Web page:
Prosecutors Have Evidence That Trump Paid Off Mistresses In Violation Of US Law

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President Trump was involved in "nearly every step" of hush-money agreements reached with women ahead of his election.

Federal prosecutors in New York have evidence that President Donald Trump was involved in “nearly every step” of making hush-money payments to women claiming to have had sexual affairs with him ahead of the 2016 presidential election, according to The Wall Street Journal.


> The newspaper, citing dozens of interviews and documents, also reported that Trump may have violated federal campaign finance laws through his participation in the deals.


> Trump has denied knowing about a $130,000 payment made to Stormy Daniels, an adult film star and director who alleges she had sex with Trump in 2006.


> Daniels is currently suing Trump and Michael Cohen, his former personal attorney, in connection with a nondisclosure agreement barring her from discussing the alleged tryst. Trump has denied he had sex with Daniels, whose real name is Stephanie Clifford.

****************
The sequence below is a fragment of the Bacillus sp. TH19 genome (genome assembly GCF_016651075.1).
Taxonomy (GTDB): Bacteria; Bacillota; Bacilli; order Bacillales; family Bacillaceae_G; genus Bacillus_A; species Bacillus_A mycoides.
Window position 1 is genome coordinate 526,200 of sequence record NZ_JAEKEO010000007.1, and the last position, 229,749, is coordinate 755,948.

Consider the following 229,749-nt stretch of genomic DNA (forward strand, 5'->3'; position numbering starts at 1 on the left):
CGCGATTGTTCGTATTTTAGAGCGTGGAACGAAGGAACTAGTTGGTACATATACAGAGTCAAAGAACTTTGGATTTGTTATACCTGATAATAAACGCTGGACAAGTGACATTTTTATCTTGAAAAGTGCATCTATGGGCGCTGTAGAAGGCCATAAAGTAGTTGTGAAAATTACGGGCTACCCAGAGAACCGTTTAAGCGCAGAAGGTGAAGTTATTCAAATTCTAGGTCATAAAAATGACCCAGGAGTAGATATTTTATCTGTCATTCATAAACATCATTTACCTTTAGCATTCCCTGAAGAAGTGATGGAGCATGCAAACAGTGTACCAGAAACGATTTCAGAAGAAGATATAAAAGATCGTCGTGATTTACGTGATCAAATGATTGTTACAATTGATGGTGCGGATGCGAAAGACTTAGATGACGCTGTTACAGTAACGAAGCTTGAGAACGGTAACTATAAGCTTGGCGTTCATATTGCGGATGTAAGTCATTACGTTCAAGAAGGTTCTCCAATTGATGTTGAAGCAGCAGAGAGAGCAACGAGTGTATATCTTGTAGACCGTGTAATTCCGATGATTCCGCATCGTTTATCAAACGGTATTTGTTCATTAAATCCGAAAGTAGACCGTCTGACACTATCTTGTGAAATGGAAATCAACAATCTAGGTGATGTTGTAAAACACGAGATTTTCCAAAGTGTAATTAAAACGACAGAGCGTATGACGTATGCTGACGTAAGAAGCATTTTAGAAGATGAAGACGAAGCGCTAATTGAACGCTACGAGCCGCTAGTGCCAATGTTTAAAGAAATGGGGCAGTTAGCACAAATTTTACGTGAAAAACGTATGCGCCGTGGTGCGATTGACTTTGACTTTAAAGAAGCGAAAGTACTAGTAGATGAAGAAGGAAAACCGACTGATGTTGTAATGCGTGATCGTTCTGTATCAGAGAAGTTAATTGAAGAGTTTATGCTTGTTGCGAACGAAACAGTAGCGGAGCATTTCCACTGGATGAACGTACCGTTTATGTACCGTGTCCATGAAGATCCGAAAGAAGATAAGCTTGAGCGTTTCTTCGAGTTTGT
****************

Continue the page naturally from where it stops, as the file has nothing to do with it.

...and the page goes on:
In August, Cohen pleaded guilty to campaign finance violations, saying a candidate for political office instructed him to make payments to two women with the intent of influencing the 2016 election.

> The Journal reported that Trump, as a presidential candidate, "directed deals in phone calls and meetings" related to the women with Cohen. The U.S. attorney's office in Manhattan, which prosecuted Cohen, has reportedly also collected evidence of Trump's involvement in the agreements.

The president’s part in making hush payments to Daniels, as well as former Playboy model Karen McDougal, were detailed in an indictment that prosecutors were looking to file against Cohen prior to his guilty plea, CBNC said.

Cohen reportedly has been cooperating with Manhattan prosecutors as well as special counsel Robert Mueller since entering his guilty plea.

> "Mr. Cohen has also described to prosecutors his discussions with Mr. Trump and a Trump Organization executive about how to pay Ms. Clifford without leaving the candidate's fingerprints on the deal," the Journal article said.


> Under campaign finance law, companies and individuals are barred from contributing more than $2,700 to a federal candidate. And donations of any kind must be disclosed.

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